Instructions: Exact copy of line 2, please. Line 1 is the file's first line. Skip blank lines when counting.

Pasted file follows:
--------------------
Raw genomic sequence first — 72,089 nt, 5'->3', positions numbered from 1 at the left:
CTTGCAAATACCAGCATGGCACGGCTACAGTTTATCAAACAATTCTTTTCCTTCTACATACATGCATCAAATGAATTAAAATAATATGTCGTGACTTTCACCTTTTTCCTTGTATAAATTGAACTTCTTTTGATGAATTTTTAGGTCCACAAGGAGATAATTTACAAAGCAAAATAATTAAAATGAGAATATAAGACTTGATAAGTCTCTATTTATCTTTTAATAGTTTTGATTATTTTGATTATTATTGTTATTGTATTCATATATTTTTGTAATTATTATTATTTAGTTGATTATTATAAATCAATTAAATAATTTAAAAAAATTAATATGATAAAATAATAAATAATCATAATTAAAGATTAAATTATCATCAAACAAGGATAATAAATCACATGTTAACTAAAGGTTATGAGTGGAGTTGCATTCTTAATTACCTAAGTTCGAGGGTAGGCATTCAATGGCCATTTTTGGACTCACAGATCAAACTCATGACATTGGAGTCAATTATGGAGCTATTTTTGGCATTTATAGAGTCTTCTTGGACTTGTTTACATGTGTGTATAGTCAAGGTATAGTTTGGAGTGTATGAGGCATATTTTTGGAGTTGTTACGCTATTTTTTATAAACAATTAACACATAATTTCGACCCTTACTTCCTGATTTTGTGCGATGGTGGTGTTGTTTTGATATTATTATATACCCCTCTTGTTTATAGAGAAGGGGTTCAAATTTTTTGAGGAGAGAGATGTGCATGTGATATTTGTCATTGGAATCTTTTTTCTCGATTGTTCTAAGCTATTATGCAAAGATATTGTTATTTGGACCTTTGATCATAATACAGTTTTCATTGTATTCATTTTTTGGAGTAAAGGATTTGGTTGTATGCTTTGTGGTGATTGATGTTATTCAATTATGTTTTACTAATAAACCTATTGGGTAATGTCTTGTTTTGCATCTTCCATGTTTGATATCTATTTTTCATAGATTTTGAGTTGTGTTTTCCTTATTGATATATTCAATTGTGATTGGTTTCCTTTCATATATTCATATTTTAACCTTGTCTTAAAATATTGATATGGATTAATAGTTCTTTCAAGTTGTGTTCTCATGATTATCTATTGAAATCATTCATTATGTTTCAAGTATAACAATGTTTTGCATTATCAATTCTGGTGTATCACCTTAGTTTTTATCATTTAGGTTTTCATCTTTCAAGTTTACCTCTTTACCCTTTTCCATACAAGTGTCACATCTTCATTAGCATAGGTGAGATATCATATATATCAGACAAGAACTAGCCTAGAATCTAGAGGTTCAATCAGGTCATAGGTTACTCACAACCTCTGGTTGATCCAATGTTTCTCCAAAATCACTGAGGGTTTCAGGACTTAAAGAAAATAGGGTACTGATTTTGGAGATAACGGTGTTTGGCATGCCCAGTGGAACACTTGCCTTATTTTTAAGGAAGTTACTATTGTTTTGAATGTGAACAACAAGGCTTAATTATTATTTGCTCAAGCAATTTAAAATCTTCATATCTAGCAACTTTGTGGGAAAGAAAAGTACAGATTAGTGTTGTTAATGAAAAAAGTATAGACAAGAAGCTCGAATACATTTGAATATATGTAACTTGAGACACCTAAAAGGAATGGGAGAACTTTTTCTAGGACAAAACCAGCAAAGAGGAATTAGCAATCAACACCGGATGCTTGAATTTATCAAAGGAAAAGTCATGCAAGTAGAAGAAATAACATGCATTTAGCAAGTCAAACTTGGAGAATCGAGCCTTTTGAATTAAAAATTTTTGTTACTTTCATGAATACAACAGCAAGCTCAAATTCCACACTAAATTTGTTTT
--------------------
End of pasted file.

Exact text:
CTTGCAAATACCAGCATGGCACGGCTACAGTTTATCAAACAATTCTTTTCCTTCTACATACATGCATCAAATGAATTAAAATAATATGTCGTGACTTTCACCTTTTTCCTTGTATAAATTGAACTTCTTTTGATGAATTTTTAGGTCCACAAGGAGATAATTTACAAAGCAAAATAATTAAAATGAGAATATAAGACTTGATAAGTCTCTATTTATCTTTTAATAGTTTTGATTATTTTGATTATTATTGTTATTGTATTCATATATTTTTGTAATTATTATTATTTAGTTGATTATTATAAATCAATTAAATAATTTAAAAAAATTAATATGATAAAATAATAAATAATCATAATTAAAGATTAAATTATCATCAAACAAGGATAATAAATCACATGTTAACTAAAGGTTATGAGTGGAGTTGCATTCTTAATTACCTAAGTTCGAGGGTAGGCATTCAATGGCCATTTTTGGACTCACAGATCAAACTCATGACATTGGAGTCAATTATGGAGCTATTTTTGGCATTTATAGAGTCTTCTTGGACTTGTTTACATGTGTGTATAGTCAAGGTATAGTTTGGAGTGTATGAGGCATATTTTTGGAGTTGTTACGCTATTTTTTATAAACAATTAACACATAATTTCGACCCTTACTTCCTGATTTTGTGCGATGGTGGTGTTGTTTTGATATTATTATATACCCCTCTTGTTTATAGAGAAGGGGTTCAAATTTTTTGAGGAGAGAGATGTGCATGTGATATTTGTCATTGGAATCTTTTTTCTCGATTGTTCTAAGCTATTATGCAAAGATATTGTTATTTGGACCTTTGATCATAATACAGTTTTCATTGTATTCATTTTTTGGAGTAAAGGATTTGGTTGTATGCTTTGTGGTGATTGATGTTATTCAATTATGTTTTACTAATAAACCTATTGGGTAATGTCTTGTTTTGCATCTTCCATGTTTGATATCTATTTTTCATAGATTTTGAGTTGTGTTTTCCTTATTGATATATTCAATTGTGATTGGTTTCCTTTCATATATTCATATTTTAACCTTGTCTTAAAATATTGATATGGATTAATAGTTCTTTCAAGTTGTGTTCTCATGATTATCTATTGAAATCATTCATTATGTTTCAAGTATAACAATGTTTTGCATTATCAATTCTGGTGTATCACCTTAGTTTTTATCATTTAGGTTTTCATCTTTCAAGTTTACCTCTTTACCCTTTTCCATACAAGTGTCACATCTTCATTAGCATAGGTGAGATATCATATATATCAGACAAGAACTAGCCTAGAATCTAGAGGTTCAATCAGGTCATAGGTTACTCACAACCTCTGGTTGATCCAATGTTTCTCCAAAATCACTGAGGGTTTCAGGACTTAAAGAAAATAGGGTACTGATTTTGGAGATAACGGTGTTTGGCATGCCCAGTGGAACACTTGCCTTATTTTTAAGGAAGTTACTATTGTTTTGAATGTGAACAACAAGGCTTAATTATTATTTGCTCAAGCAATTTAAAATCTTCATATCTAGCAACTTTGTGGGAAAGAAAAGTACAGATTAGTGTTGTTAATGAAAAAAGTATAGACAAGAAGCTCGAATACATTTGAATATATGTAACTTGAGACACCTAAAAGGAATGGGAGAACTTTTTCTAGGACAAAACCAGCAAAGAGGAATTAGCAATCAACACCGGATGCTTGAATTTATCAAAGGAAAAGTCATGCAAGTAGAAGAAATAACATGCATTTAGCAAGTCAAACTTGGAGAATCGAGCCTTTTGAATTAAAAATTTTTGTTACTTTCATGAATACAACAGCAAGCTCAAATTCCACACTAAATTTGTTTT